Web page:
‘Fearless’ Puma gets its World Cup retaliation in first

Could the world tire of football one of these days? Or at least turn away from its incessant barrage and the money it attracts?

The forthcoming FIFA World Cup in Qatar will be an interesting test: the advance PR has been anything but good – was bribery involved? Was it right to interrupt the European club calendar (it’s a touch hot in Qatar for the usual summer event)? There are loads of human rights issues with the Gulf state.

Some advertisers may dial it down, doing as little as they think they can get away with as at the recent Winter Olympics in China. Puma Global, however, is giving it both barrels: getting its retaliation in first before bigger outfits Adidas (official sponsor) and Nike (the ambush artists) get their blows in.

As always, Puma’s effort features its “properties,” chiefly PSG’s Neymar Jr but loads of others including women (not playing in this of course) and even tyro footballer Romeo Beckham (somewhere or other.) Those Beckhams are everywhere.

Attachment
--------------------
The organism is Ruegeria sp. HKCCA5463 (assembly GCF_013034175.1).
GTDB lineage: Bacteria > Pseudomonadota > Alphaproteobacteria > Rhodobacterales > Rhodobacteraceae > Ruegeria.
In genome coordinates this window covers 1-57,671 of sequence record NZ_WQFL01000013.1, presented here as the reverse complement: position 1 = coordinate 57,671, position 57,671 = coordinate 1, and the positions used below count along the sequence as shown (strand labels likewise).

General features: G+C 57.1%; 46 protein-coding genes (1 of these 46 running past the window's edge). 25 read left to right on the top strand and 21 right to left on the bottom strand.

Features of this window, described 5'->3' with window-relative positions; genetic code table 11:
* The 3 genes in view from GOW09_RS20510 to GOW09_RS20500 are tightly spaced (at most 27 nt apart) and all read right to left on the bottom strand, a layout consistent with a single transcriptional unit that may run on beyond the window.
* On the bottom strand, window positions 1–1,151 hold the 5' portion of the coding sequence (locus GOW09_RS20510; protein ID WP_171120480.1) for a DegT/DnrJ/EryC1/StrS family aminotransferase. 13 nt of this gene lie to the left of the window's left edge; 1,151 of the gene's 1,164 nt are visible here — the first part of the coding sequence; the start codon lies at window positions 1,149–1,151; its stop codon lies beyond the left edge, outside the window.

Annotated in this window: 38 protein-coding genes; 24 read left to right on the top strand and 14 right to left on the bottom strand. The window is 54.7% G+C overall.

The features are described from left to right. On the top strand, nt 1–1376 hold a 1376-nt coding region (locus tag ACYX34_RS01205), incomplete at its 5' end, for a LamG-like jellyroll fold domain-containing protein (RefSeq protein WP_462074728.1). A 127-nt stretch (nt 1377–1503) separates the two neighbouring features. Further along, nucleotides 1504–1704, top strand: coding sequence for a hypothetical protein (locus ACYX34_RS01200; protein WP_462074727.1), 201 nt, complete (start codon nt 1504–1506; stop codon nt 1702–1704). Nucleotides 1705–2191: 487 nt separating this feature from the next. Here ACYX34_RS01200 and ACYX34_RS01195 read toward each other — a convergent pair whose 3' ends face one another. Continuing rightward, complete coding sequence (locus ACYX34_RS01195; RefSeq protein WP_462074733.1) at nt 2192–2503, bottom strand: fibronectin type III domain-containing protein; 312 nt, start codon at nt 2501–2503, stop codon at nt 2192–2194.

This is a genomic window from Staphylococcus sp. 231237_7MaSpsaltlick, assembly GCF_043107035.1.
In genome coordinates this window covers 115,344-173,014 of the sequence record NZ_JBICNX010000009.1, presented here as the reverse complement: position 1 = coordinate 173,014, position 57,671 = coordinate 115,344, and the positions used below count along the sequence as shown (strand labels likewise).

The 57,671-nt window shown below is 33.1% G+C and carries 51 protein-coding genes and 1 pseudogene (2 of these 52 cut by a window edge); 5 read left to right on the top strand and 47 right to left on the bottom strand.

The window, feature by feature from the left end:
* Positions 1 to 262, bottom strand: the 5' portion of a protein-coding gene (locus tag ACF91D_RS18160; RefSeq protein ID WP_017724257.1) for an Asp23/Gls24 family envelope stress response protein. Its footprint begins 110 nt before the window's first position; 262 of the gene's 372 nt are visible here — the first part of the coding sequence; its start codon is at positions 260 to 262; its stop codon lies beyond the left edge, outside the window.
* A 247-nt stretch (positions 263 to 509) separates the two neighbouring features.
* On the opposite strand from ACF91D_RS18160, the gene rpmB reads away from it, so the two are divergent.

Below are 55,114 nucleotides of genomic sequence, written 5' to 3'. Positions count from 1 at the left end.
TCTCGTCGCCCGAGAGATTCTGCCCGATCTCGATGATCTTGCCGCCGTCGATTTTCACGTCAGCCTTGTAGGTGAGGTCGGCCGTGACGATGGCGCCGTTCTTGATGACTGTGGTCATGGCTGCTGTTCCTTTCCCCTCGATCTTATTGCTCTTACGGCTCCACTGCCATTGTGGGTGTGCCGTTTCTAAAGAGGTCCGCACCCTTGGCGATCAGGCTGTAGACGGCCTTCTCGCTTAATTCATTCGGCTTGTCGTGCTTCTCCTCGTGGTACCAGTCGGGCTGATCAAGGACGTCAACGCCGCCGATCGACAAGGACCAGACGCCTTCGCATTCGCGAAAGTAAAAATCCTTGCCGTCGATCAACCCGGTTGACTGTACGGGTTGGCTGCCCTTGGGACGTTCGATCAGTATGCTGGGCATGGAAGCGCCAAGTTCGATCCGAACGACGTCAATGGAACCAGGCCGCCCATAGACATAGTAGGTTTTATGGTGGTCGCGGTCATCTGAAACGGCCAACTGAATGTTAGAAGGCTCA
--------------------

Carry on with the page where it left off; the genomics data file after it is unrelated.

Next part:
The film, ‘Fearless’ by Lafourmi and directed by Julien & Quentin for production company Hamlet, features what Puma calls FOTs, football obsessed teens.

Puma calls it: “A powerful statement, that doesn’t take itself too seriously, in line with the brand’s values.” But there’s a commercial point too: “Beyond soccer, this new mantra ‘Fearless’ is a brand motto and will accompany the launch of a complete product campaign for the arrival of the World Cup with the launch of new pairs of Future and Ultra, sporting new colors, visible throughout the film.”

That’s all the boxes ticked then and, actually, it’s pretty good – stays the course and you stay quite interested in the antics of the FOTs.

Not quite Wayne Rooney in a caravan, as he famously was for Nike and W+K all those years ago, but the star footballers don’t get in the way as they may well do for Adidas and Nike (who have far more of them of course.)

MAA creative scale: 8.

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About Stephen Foster

Stephen is a former editor of Marketing Week and London Evening Standard advertising columnist. He wrote City Republic for Brand Republic and is a partner in communications consultancy The Editorial Partnership.

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